“My heart is full and mushy and running over with feelings.” Not very eloquent, but it is pretty much what I said to my daughter as we walked the grounds of the overnight camp that taught us each so much about ourselves. It was Alumni Day, and both of my daughters and I are all alumni, having collectively spent 24 summers there.
It is not possible explain what this camp means to me. Here’s the anecdotal data, though: when I was seventeen, I spent the summer there on the work crew, where I cleaned bathrooms and emptied garbage FOR FREE. Need I say more? If you were lucky enough to go to overnight camp and loved it, you understand that it does not matter that you drank “egg water”, ate indescribable food, gave up all privacy related to your personal hygiene, slept in cabins or tents that horrified your parents (“We are paying all this money for you to sleep in THAT?!?!”) and were driven round the bend from the itch of mosquito bites (while there) or maybe lice (a delightful surprise after you got home). You understand that you want your own kids to go there, and if they do, you are sure to either drop them off or pick them up (instead of putting them on the bus both ways) so that you can experience having your heart quicken as you drive through the camp gates and hear the singing and smell the smells. Ok I could go on, but I think I’ve made my point. I love my camp.
As I drove home with my brimming and mushy heart, I considered why people who are lucky enough to attend overnight camp often feel connected to their “summer homes” in ways that supersede their attachments to their schools. After all, unless you move often, you certainly spend more hours in the year at school than you do at camp. However, although I went to excellent public schools and have great school memories, for me, at least, there is absolutely no comparison.
We could talk about the joy of independence with no meddling parents around, of making our own daily decisions about things that are both not all that important and also enormously important. We could talk about the value of choice, of picking which activity to attend (basketball or friendship bracelets? paperbag dramatics or canoeing?), and of learning from counselors who are maybe just 4 or 5 years older than us, and therefore hilarious, wise, and incredibly cool. We could talk about possibilities of summer flirtations and all-out romances, if that is our type of thing. But what is on my mind just now is the idea of Belonging.
My PreK-8 school district recently created new Values statements. I am thrilled to realize that all of them touch on why I loved camp. In so many ways, they are about Belonging.
- We foster creativity through wonder, imagination, and powerful questions that lead to discovering innovative opportunities and solutions.
- We believe we inspire, motivate, and provide opportunities that lead to maximizing personal growth and empowering learners.
- We embrace a culture that honors integrity and respect for all.
- We maximize student engagement and develop critical thinking skills that lead to lifelong learning and global thinking.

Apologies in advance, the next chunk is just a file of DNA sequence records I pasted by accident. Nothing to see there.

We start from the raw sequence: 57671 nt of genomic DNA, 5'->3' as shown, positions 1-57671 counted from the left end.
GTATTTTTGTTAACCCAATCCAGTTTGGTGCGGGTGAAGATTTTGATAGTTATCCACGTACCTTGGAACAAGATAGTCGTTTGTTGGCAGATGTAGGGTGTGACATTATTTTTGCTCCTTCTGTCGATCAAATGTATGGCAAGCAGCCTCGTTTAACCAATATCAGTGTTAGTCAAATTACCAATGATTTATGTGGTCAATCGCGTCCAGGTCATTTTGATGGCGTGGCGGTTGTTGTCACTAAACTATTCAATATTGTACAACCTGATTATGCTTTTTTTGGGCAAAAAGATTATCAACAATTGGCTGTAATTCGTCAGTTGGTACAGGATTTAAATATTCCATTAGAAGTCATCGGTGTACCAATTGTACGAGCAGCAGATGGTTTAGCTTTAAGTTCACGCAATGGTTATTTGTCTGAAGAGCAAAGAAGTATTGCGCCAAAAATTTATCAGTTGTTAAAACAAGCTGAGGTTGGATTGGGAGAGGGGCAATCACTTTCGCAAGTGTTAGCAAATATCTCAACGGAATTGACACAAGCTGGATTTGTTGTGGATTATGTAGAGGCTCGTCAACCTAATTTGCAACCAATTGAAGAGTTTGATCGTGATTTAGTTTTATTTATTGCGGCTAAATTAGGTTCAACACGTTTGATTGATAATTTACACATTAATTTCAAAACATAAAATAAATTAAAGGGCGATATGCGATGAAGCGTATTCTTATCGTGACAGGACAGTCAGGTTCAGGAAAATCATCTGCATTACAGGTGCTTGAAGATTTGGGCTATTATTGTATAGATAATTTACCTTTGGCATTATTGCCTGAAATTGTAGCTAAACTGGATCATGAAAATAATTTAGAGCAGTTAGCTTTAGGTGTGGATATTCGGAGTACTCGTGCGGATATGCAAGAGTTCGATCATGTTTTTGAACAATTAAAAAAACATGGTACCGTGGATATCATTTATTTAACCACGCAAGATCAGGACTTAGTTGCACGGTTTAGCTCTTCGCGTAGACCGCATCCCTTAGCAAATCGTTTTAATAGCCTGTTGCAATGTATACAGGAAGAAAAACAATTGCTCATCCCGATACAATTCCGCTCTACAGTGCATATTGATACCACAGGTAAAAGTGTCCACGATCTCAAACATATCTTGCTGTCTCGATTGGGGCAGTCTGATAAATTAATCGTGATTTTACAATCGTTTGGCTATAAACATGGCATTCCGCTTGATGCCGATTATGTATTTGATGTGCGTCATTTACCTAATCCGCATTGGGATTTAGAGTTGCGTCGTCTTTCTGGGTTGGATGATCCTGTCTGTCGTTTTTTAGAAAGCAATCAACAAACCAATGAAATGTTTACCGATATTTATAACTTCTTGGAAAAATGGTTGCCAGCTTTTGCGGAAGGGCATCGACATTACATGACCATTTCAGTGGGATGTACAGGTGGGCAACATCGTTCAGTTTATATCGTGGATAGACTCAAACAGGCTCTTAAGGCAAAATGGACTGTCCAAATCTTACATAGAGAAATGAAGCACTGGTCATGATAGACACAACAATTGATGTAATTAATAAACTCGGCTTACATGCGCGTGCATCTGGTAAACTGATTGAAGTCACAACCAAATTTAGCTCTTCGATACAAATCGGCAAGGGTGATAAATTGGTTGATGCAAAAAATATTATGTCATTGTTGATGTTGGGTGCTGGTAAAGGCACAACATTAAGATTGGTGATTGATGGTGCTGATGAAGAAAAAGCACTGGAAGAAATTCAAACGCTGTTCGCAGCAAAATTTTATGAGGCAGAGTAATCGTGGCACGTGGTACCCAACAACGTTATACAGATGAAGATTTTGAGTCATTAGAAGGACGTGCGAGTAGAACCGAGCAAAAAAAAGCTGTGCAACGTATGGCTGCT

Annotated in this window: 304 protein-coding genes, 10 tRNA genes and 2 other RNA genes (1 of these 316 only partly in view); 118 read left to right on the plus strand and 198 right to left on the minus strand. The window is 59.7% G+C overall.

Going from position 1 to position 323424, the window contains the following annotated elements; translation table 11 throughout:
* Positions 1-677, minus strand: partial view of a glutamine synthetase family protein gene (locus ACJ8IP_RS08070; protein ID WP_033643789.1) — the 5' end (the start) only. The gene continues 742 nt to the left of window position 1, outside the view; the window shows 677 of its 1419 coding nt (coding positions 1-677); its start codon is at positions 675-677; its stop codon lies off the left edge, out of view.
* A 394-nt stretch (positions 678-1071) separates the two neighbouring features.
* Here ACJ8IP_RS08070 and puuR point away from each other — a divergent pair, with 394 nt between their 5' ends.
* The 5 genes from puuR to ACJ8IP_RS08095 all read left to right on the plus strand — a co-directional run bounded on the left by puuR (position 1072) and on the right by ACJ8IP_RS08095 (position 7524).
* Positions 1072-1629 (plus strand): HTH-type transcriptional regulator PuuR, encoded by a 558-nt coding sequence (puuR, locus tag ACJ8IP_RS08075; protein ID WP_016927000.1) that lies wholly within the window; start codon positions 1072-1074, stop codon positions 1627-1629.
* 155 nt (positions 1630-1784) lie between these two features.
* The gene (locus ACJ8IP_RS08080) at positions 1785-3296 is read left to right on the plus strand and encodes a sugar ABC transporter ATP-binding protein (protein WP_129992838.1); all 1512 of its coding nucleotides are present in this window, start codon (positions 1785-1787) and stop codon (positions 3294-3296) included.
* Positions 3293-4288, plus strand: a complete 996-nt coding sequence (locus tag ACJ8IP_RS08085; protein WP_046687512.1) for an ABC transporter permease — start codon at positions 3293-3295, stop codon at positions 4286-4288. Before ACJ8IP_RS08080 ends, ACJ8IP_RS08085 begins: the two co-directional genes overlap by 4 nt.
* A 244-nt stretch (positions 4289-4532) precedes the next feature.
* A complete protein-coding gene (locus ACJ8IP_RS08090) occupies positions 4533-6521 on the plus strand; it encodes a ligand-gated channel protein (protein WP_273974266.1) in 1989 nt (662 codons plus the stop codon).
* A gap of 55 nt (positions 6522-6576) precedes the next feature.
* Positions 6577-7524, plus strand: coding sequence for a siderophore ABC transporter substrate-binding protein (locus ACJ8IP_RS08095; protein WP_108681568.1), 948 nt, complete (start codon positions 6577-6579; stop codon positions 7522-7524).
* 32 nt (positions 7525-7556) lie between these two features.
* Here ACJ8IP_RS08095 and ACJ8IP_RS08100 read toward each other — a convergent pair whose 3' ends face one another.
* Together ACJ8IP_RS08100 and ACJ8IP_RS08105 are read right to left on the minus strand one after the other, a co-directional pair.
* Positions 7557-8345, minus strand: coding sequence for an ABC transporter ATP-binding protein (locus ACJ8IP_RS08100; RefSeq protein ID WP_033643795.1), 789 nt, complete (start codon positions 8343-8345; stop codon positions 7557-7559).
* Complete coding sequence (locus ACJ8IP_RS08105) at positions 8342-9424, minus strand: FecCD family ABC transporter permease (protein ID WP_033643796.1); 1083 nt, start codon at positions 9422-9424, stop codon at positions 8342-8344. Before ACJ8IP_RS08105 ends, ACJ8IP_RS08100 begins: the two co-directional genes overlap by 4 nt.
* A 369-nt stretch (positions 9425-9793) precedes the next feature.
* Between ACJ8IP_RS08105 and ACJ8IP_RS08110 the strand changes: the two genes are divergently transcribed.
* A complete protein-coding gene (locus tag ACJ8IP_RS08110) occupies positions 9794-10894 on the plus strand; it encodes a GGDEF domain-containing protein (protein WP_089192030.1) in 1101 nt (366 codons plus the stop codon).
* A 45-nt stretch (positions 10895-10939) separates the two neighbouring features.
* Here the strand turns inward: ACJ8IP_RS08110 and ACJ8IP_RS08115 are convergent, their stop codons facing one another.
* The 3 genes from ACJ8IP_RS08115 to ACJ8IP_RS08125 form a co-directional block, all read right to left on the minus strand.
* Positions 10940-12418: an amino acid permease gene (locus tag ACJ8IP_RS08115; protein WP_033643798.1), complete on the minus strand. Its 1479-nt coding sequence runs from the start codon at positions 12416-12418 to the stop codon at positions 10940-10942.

- We believe achievement is individual and is realized through collaboration with others.
- We value proactive collaboration that supports decision-making built on consensus.
- We believe that an involved community empowers everyone to participate in shared experiences.
Yes, well, that is indeed exactly how I felt at overnight camp. I had opportunities to be creative, inspired, and empowered. I felt respected. I developed critical thinking skills. My achievement was boosted through collaboration. And, perhaps most importantly, all of this happened through shared experiences and a sense of Belonging.
Of course, not every camper is a happy camper. Children leave before the session ends, or muscle through but never return. Ask them for their stories, and there is a high likelihood that they were shown by others, usually campers, that they did NOT belong. Like schools, the camps keep trying, but haven’t made it right for all kids.
When I think about my own school experiences, there is one particular middle school teacher who brought school connection to me and so many of my friends. His teaching techniques were unusual, and I’m sure our parents rolled their eyes often at what they heard about and saw come home in our backpacks, but his message was clear and it worked: “If you are in my class, you are part of a community. We care about each other, we risk showing each other who we really are, and we are safe.” If you happened to attend Maple Jr. High School in Northbrook, IL a while back, there is no question that you know exactly who I mean. He was a legend. I returned to observe his classroom while I was preparing to be a teacher, and quite frankly was appalled. I was learning the science of teaching then, and what I saw did not at all fit with what I was studying at college. Now that I know more, I wish I could go back and take a peek at the art of his teaching. For sure, a huge part of why he helped us to feel connected to our school and to each other was because he showed us that we belonged.
Most kids do not get to go to overnight camp. It is an expensive luxury, and well out of the realm of possibility for the vast number of families. Lots of kids would not want to go, and lots of parents would not want to send their children. And of course, families have a myriad of ways of creating wonderful summer memories for children that have nothing at all to do with camp.
Going to school, though, well that’s pretty common. So what can we learn from camp? How can we help our children love school the way that I love that bunch of buildings, trees, and people who gather every year next to a lake in Wisconsin? I feel sure that it is less about drinking “bug juice” and telling ghost stories, and more about creating a feeling of Belonging. That, we can do, and we are getting better at it all the time.